Building on that holding, the Supreme Court also concluded that, with respect to the policy’s consent provision, “failure to obtain consent in the first party context is not inherently prejudicial” to insurers, and “the usual logic of the notice-prejudice rule should control. . . .” The Supreme Court found “no reason to believe imposing this rule on first party insurers will prove so unmanageable for those suffering actual prejudice to justify a contrary conclusion.” Thus, the court held, “California’s notice-prejudice rule is applicable to a consent provision in a first party policy where coverage does not depend on the existence of a third party claim or potential claim.” The California Supreme Court distinguished consent provisions in third-party liability policy context, “sometimes called ‘no voluntary payment’ provisions,” which “are designed to ensure that responsible insurers that promptly accept a defense tendered by their insureds thereby gain control over the defense and settlement of the claim.” In the third-party liability policy context, the Supreme Court observed, “the insurer’s right to control the defense and settlement of claims is paramount,” and California courts “generally refuse[ ] to find the notice-prejudice rule applicable to consent provisions in third-party policies.”


Installation of Solar Panels Ain’t “Roofing Work” Under OSHA Says 9th Circuit

Garret Murai | California Construction Law Blog | July 22, 2019

In a straightforward case, but one with widespread applicability today, the 9th Circuit Court of Appeals held that rooftop installation of solar panels isn’t (ain’t) “roofing work” under OSHA.

In Bergelectric Corp. v. Secretary of Labor, Case No. 17-72852 (June 6, 2019), contractor Bergelectric Corporation sought review of a final order of the Occupational Safety and Health Review Commission, in which OSHA held that Bergelectric was required to comply with the stricter safety standards governing work on “unprotected sides and edges” as opposed to the more lenient safety standards governing “roofing work.”

In 2016, Bergelectric was hired to install solar panels on the roof of a hangar at the Marine Corps Air Station Miramar in San Diego, California. While Bergelectric was performing work OSHA conducted an inspection.  Bergelectric informed OSHA that they were using “warning lines” and a “safety monitor” in compliance with OSHA’s safety standard for roofing work and, further, that its employees would use personal fall arrest systems (PFAS) should they do work outside the warning lines.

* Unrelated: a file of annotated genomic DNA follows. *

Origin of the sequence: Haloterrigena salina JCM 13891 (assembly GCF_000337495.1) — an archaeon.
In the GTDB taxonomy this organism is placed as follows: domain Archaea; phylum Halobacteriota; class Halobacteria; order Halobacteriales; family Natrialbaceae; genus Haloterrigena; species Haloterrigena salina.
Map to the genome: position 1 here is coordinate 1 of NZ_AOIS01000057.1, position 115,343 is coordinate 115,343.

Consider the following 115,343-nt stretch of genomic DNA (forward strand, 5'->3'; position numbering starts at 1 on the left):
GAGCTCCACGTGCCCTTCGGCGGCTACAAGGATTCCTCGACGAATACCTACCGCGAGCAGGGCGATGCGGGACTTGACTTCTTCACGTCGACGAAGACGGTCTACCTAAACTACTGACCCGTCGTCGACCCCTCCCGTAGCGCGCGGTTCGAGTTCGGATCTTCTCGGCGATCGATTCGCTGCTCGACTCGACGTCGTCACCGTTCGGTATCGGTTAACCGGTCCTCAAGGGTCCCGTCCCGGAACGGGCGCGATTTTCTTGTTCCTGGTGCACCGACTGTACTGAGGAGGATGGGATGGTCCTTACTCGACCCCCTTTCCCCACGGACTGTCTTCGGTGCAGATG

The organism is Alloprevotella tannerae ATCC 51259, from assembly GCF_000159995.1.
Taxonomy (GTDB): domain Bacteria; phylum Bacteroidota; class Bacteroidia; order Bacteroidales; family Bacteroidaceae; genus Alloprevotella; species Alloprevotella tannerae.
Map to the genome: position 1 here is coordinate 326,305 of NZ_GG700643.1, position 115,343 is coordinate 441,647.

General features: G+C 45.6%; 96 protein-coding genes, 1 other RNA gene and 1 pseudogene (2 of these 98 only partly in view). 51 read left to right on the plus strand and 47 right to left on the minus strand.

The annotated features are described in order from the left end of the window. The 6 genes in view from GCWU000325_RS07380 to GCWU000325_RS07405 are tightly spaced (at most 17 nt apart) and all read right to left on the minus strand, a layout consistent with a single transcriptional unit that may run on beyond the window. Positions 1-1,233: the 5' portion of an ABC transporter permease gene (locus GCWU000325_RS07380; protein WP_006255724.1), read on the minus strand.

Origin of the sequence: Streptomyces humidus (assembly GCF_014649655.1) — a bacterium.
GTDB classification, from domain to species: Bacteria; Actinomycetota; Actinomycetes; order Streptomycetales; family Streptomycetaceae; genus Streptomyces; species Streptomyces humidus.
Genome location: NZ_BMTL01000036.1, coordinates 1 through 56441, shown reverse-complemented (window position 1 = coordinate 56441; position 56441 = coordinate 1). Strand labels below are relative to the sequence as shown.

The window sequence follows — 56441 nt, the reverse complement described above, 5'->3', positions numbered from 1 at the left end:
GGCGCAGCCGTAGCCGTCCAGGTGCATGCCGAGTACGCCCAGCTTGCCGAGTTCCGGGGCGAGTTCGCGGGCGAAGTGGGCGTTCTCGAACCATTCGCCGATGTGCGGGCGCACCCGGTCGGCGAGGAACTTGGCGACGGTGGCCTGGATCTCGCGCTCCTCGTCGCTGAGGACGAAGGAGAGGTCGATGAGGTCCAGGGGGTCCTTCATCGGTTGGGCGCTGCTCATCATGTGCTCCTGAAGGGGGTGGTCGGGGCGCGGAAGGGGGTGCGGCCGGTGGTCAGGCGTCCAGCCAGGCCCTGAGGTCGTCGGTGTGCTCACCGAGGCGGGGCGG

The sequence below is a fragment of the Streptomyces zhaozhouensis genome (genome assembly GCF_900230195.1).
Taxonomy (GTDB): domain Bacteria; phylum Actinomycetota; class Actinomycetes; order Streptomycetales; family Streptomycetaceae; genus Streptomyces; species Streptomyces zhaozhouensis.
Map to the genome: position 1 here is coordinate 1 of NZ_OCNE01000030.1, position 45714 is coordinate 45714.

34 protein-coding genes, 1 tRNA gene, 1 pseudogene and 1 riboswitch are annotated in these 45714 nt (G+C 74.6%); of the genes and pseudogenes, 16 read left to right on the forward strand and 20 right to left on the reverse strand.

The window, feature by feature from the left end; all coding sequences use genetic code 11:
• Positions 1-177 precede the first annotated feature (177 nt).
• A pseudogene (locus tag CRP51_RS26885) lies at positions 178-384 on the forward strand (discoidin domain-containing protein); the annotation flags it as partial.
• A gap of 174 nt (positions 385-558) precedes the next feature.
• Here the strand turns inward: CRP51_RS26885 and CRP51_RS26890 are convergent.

OSHA issued a citation alleging that Bergoelectric had violated 29 C.F.R. § 1926.501(b)(1), which requires employees working near unprotected sides and edges to be protected by guardrail systems, safety net systems, or PFAS.

At the hearing on the violation, Bergelectric argued that the alternative standard under 29 C.F.R. § 1926.501(b)(10), which allows workers performing roofing work on low-sloped roofs to use warning lines and a safety monitor, applied.  The hearing officer disagreed, and Bergelectric appealed but OSHA declined review.

On appeal to the 9th Circuit Court of Appeals, the 9th Circuit noted that for OSHA to prove a prima facie violation of a particular safety standard:

[T]he Secretary [of Labor] must show by a preponderance of the evidence that (1) the cited standard applies; (2) the employer failed to comply with the terms of the cited standard; (3) employees had access to the violative condition; and (4) the cited employer either knew or could have known with the exercise of reasonable diligence of the violative condition.

And here, explained the Court,  29 C.F.R. § 1926.501(b)(1), which OSHA relied on, provides:

Unprotected sides and edges. Each employee on a walking/working surface (horizontal and vertical surface) with an unprotected side or edge which is 6 feet (1.8 m) or more above a lower level shall be protected from falling by the use of guardrail systems, safety net systems, or personal fall arrest systems.

Whereas, 29 C.F.R. § 1926.501(b)(10), which Bergelectric argued should apply, provides:

Roofing work on Low-slope roofs. Except as otherwise provided in paragraph (b) of this section, each employee engaged in roofing activities on low-slope roofs, with unprotected sides and edges 6 feet (1.8 m) or more above lower levels shall be protected from falling by guardrail systems, safety net systems, personal fall arrest systems, or a combination of warning line system and guardrail system, warning line system and safety net system, or warning line system and personal fall arrest system, or warning line system and safety monitoring system.

The Court held that the more stringent “unprotected sides and edges” standards applied, relying on 29 C.F.R. § 1926.500(b), which defines “roofing work” as the “hoisting, storage, application, and removal of roofing materials and equipment, including related insulation, sheet metal, and vapor barrier work, but not including the construction of the roof deck.”

Solar panels, explained the Court, are not among the materials involved in “roofing work.” Simply put, held the Court, solar panels are neither “roofing materials [or] equipment” used in the construction of a roof, such as “insulation, sheet metal [or] vapor barriers.”

So there you have it, if you’re installing rooftop solar panels on a roof with unprotected sides or edges more than 6 feet above a lower level you must either: (1) use guardrail system; (2) safety net system; or (3) each employee must use personal fall arrest systems.

Be careful out there.